Month: April 2011

[Book Review] Reasoning Together: A Conversation About Homosexualiy / by Ted Grimsrud and Mark Thiessen Nation

Reasoning Together brings two Mennonite theologians, Ted Grimsrud and Mark Thiessen Nation, into dialogue on an issue they disagree over – homosexuality. For Nation, the Bible’s witness on the issue is clear: homosexual acts are sinful; sex should only occur in the context of marriage between a man and a woman. For Grimsrud, to follow Jesus means to be on the side of the liberation of the oppressed – including homosexuals. This means the burden of proof is placed on the other side to prove that homosexual sex within the context of a same-sex marriage is wrong. For a number of reasons, he believe this burden is not discharged – particularly, the few passages which talk of homosexuality do not envisage homosexuality as an orientation nor do they refer to same-sex marriage.

The conversation moves around a lot, returning to several key points which are never fully resolved as the two writers respond to each others’ cases. How are we to conceptualise homosexuality? The contrast between the metaphors Nation and Grimsrud use is central to the debate. Aware of the offence it will cause – and pained by it – Nation conceptualises homosexuality as a disability, like blindness. For him, it is something that means a person is not functioning as fully as they should be. In response, Grimsrud believes a better metaphor is left-handedness, which was once thought to be a disability, but is now seen as a neutral trait, present in a significant minority of the population.  For Grimsrud, homosexual acts are not inherently sinful – they are only sinful if practised outside a same sex marriage. A number of times he states that he does not believe Nation has made a case for the inherent sinfulness of homosexual sex.

The two interpret Jesus’ silence on homosexuality in opposite ways. Does it mean that Jesus endorsed the Jewish status quo, regarding homosexual acts as sinful? In this view, it was a presumption that didn’t even need mentioning. Or does his silence mean that we shouldn’t prohibit what he did not prohibit?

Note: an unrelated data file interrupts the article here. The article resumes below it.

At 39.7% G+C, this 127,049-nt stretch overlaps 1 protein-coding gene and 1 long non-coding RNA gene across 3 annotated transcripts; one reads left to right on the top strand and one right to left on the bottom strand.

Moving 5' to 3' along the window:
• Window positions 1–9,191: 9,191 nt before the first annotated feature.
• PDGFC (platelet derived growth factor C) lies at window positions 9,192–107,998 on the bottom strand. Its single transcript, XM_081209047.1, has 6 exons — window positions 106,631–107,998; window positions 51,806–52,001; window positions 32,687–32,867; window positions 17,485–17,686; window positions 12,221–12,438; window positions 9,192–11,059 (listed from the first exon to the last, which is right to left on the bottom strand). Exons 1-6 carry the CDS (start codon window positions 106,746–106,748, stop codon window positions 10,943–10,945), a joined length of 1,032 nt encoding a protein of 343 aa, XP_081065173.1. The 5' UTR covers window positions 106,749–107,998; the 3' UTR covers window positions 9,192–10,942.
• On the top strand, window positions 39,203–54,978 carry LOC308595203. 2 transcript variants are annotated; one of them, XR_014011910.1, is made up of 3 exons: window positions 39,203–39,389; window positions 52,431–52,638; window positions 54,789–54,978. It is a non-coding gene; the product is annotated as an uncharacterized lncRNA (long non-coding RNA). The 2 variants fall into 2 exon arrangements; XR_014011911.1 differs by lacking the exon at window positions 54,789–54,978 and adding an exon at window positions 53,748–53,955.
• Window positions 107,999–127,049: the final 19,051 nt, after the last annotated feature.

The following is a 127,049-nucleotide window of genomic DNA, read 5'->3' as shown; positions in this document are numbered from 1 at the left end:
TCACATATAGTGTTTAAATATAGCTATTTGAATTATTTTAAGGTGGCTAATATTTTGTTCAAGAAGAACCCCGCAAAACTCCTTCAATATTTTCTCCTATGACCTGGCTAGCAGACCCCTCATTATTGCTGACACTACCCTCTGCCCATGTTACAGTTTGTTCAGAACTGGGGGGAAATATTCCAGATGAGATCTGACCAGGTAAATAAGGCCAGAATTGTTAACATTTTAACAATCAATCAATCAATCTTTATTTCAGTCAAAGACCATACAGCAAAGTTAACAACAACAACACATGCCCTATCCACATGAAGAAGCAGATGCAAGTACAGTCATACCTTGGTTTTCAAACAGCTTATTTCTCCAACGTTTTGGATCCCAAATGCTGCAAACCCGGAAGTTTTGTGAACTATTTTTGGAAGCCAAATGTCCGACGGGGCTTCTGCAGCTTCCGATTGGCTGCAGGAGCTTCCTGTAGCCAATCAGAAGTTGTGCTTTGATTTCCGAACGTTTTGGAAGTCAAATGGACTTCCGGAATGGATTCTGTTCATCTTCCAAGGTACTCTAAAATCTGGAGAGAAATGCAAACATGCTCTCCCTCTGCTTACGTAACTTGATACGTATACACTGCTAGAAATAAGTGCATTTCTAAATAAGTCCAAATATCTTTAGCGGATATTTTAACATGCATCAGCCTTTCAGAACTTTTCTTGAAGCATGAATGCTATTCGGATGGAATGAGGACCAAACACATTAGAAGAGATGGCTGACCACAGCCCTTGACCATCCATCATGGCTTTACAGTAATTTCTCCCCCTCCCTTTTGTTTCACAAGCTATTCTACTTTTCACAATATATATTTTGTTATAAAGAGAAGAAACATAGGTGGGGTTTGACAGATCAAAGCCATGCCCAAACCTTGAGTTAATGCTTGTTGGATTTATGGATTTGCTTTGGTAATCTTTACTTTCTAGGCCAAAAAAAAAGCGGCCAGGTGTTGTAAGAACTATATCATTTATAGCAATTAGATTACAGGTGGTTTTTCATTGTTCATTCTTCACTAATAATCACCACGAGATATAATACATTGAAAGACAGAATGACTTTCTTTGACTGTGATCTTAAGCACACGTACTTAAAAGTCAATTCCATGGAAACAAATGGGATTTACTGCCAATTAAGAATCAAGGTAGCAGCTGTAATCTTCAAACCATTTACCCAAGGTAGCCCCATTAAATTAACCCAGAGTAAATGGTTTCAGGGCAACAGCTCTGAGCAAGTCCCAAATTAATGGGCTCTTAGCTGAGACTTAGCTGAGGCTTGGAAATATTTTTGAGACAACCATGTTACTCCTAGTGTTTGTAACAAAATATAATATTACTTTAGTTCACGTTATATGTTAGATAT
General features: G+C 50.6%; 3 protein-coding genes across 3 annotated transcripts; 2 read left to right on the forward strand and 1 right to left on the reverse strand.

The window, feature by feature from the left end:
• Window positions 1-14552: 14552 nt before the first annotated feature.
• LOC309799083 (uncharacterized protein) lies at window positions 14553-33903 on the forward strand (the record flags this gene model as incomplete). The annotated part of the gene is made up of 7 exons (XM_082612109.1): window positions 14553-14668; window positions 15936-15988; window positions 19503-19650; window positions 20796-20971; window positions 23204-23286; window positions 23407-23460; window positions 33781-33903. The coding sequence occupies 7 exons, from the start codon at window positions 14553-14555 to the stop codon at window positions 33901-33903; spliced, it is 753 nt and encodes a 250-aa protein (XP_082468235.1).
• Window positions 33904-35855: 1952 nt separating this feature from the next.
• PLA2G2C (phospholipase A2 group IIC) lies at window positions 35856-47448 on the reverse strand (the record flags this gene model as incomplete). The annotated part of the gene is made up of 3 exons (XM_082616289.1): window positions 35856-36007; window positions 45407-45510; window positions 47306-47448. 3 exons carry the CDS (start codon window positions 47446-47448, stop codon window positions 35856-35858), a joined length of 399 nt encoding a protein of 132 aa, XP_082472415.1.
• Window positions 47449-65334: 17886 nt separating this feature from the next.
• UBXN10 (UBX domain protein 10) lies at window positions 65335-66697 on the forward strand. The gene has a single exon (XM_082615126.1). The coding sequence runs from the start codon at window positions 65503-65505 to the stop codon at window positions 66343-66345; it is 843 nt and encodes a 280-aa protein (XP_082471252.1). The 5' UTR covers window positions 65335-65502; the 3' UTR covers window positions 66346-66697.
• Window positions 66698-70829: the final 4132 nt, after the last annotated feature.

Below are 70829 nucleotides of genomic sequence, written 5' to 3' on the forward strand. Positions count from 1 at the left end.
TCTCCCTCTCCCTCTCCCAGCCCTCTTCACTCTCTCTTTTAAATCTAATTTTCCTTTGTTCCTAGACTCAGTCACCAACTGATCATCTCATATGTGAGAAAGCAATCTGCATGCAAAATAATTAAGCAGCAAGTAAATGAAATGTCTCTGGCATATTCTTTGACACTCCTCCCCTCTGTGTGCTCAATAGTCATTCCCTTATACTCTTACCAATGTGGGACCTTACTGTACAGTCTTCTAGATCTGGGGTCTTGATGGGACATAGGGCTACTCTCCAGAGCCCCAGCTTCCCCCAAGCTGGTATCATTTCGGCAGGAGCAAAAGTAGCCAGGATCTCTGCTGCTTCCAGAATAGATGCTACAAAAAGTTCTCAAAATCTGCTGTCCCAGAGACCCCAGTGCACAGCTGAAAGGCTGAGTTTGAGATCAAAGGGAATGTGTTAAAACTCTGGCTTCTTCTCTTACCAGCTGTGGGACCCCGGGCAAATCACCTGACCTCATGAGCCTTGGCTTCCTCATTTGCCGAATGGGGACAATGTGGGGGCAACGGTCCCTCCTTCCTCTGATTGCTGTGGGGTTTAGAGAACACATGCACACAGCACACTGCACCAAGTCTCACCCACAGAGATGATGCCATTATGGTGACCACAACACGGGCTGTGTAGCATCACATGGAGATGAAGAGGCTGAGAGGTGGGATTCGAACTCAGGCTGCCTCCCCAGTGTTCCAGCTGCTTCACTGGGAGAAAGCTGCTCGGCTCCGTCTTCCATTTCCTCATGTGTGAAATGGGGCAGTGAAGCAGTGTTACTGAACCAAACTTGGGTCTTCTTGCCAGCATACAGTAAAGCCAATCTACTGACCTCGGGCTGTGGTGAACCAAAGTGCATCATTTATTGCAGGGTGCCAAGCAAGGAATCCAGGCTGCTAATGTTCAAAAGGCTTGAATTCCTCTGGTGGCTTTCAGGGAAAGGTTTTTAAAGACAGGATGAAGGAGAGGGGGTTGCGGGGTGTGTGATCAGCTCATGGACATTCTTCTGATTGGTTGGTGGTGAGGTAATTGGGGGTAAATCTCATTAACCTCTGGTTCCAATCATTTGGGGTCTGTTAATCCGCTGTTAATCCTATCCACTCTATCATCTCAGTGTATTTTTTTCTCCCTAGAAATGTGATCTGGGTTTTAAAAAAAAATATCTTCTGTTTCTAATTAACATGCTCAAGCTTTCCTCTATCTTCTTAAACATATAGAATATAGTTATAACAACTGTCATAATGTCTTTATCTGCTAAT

The opening chapter of the book is an excellent and evenhanded survey by Grismrud of the ‘restrictive’ and ‘inclusive’ cases within Christian ethics. Both writers also supply an annotated bibliography listing what they see as the key resources.

While always respectful, each of them seem frustrated with the other at different points. Perhaps this means they are being honest. On a number of points, they are just not even able to arrive at a common definition from which they can depart. Nation thinks Grimsrud overstates the importance of hospitality in the biblical narrative – it is not the only emphasis. Grimsrud thinks Nation fails to prove the inherent sinfulness of all homosexual acts. Nation thinks the meaning of the scriptures is essentially settled and inclusivists like Grimsrud are trying to avoid the obvious. The book sums up the present debate well from an Anabaptist perspective, and shows what a divisive and difficult issue it is, while also offering an example of respectful if robust conversation.

[Book Review] Christian Attitudes to War, Peace, and Revolution / John Yoder

Christian Attitudes to War, Peace, and Revolution
John Howard Yoder; Theodore J. Koontz and Andy Alexis-Baker, editors.  Brazos Press, 2009.

Reviewed by Nathan Hobby.

Like Preface to Theology (2003), this book is the material for a unit Yoder taught, edited posthumously. It was published in rough form as a textbook for students taking his unit. The students who had access to this original publication for decades before the rest of us were very fortunate. This book is longer than anything else ever published by Yoder and is a significant work. It is a historical survey, tracing in Yoder’s refreshing and provoking way the attitudes of Christians toward war, peace and revolution through the centuries.

For me, the book is a lesson in the importance of history, a testament to the importance of knowing the history of a subject before you can claim to understand the subject at all.  In their preface, the editors’ sum up the book’s power: